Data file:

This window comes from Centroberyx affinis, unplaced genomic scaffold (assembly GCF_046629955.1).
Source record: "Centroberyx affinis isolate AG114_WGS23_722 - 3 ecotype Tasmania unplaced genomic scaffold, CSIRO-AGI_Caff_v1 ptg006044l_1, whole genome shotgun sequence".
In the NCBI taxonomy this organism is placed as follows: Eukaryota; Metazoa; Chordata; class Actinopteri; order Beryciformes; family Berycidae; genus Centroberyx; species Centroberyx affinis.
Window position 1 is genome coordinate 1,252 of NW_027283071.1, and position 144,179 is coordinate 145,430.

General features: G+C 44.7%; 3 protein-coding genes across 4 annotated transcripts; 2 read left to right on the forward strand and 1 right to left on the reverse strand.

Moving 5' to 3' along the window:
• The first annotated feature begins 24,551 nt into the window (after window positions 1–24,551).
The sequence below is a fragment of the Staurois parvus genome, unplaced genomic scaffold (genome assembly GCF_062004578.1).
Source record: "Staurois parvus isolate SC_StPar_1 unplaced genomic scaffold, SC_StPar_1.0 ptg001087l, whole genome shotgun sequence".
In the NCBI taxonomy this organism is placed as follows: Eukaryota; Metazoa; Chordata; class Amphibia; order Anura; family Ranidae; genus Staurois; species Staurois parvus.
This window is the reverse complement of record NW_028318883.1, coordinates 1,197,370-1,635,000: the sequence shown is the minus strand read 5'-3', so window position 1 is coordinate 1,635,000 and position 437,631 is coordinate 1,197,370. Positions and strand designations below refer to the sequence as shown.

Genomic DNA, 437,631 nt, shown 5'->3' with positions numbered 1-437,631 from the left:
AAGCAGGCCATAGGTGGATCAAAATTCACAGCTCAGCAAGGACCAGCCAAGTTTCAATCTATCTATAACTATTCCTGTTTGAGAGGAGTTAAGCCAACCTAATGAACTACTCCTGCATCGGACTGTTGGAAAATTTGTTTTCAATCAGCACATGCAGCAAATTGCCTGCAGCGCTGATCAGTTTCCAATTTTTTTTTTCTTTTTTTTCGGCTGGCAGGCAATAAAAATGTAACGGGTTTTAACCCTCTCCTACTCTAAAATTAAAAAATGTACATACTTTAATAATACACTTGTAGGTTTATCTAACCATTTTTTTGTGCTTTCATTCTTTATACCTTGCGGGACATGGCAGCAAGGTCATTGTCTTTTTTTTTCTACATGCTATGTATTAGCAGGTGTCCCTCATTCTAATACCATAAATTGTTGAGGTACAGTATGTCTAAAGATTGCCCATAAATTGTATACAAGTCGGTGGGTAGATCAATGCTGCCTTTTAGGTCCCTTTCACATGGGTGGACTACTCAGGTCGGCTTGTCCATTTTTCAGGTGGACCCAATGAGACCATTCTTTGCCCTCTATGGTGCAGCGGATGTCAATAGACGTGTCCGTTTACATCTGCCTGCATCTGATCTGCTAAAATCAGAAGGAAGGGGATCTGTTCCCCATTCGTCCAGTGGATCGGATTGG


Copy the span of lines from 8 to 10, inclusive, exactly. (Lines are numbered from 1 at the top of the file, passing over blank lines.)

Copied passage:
The sequence below is a fragment of the Staurois parvus genome, unplaced genomic scaffold (genome assembly GCF_062004578.1).
Source record: "Staurois parvus isolate SC_StPar_1 unplaced genomic scaffold, SC_StPar_1.0 ptg001087l, whole genome shotgun sequence".
In the NCBI taxonomy this organism is placed as follows: Eukaryota; Metazoa; Chordata; class Amphibia; order Anura; family Ranidae; genus Staurois; species Staurois parvus.